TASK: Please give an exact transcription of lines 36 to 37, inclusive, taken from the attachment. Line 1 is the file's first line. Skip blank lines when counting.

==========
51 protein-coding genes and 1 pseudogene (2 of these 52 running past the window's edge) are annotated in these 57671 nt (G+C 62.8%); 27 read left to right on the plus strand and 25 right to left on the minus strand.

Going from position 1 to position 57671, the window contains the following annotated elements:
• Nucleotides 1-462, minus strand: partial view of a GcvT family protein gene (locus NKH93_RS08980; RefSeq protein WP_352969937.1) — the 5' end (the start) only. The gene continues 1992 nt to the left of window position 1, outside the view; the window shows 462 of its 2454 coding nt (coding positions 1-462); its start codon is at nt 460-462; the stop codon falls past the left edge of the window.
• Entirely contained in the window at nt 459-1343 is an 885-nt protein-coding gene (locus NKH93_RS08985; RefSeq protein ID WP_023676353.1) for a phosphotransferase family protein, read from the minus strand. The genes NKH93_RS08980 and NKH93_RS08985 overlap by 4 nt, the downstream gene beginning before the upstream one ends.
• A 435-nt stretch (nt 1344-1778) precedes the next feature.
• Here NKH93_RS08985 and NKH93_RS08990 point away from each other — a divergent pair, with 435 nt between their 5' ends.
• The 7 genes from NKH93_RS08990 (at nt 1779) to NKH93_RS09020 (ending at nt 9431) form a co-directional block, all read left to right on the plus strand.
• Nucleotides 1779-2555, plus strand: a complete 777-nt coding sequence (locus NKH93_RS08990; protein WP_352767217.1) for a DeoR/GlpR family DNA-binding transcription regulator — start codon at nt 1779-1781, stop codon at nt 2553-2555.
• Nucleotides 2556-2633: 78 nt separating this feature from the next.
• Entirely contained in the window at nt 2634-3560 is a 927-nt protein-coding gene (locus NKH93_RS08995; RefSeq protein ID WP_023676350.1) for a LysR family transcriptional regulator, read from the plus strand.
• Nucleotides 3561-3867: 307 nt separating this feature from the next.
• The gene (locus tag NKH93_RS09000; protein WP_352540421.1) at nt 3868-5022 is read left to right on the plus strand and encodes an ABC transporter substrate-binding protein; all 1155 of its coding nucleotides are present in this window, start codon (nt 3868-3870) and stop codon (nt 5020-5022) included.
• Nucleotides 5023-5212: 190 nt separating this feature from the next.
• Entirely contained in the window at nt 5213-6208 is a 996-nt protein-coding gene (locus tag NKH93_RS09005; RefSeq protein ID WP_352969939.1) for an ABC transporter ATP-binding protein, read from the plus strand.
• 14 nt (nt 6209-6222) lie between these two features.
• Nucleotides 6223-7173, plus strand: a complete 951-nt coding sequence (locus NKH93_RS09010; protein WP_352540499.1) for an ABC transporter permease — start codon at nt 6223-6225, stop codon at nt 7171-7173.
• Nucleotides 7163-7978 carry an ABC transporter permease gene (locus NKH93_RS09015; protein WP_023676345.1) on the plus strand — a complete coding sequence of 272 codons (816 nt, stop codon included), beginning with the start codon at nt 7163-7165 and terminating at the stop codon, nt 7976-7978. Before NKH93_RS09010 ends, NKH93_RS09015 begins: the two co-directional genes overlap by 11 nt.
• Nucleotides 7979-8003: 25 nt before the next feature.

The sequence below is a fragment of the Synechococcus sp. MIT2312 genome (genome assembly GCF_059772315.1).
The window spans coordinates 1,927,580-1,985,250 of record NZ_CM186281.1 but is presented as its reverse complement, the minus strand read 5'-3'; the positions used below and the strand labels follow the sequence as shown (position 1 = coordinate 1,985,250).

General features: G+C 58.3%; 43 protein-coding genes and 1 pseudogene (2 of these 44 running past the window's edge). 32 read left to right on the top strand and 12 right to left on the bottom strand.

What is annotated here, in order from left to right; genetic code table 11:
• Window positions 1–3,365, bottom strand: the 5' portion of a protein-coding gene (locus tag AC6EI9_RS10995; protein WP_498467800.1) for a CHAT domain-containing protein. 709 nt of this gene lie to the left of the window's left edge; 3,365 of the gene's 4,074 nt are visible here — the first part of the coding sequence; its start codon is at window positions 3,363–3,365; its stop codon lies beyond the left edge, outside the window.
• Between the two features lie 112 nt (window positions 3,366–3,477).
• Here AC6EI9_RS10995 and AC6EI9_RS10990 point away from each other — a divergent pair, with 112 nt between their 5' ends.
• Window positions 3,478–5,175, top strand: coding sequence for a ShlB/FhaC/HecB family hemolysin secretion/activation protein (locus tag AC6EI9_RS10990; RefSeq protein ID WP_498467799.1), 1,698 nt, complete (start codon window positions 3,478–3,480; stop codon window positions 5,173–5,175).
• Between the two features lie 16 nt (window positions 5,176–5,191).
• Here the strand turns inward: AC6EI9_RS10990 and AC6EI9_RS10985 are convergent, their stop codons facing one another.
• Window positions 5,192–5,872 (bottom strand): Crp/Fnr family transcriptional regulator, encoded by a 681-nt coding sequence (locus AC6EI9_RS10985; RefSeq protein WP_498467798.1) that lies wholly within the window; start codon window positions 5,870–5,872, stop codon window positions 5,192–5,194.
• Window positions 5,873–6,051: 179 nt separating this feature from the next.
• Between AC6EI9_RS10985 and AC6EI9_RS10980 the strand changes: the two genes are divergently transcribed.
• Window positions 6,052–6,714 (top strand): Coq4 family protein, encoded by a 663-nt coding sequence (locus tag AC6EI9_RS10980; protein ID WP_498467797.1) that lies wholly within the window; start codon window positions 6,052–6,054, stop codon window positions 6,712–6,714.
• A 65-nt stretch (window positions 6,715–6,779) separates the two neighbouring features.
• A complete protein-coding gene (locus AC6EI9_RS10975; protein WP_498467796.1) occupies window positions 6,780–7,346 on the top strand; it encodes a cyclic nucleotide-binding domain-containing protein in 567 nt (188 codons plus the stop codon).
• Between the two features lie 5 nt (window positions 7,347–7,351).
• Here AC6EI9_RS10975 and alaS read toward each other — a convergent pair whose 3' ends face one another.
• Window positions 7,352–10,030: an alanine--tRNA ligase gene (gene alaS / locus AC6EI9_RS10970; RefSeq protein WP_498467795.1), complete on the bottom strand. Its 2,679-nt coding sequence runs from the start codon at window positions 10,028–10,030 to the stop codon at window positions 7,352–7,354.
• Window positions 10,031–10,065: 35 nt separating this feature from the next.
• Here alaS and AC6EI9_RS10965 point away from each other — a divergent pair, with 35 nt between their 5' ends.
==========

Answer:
• Here AC6EI9_RS10975 and alaS read toward each other — a convergent pair whose 3' ends face one another.
• Window positions 7,352–10,030: an alanine--tRNA ligase gene (gene alaS / locus AC6EI9_RS10970; RefSeq protein WP_498467795.1), complete on the bottom strand. Its 2,679-nt coding sequence runs from the start codon at window positions 10,028–10,030 to the stop codon at window positions 7,352–7,354.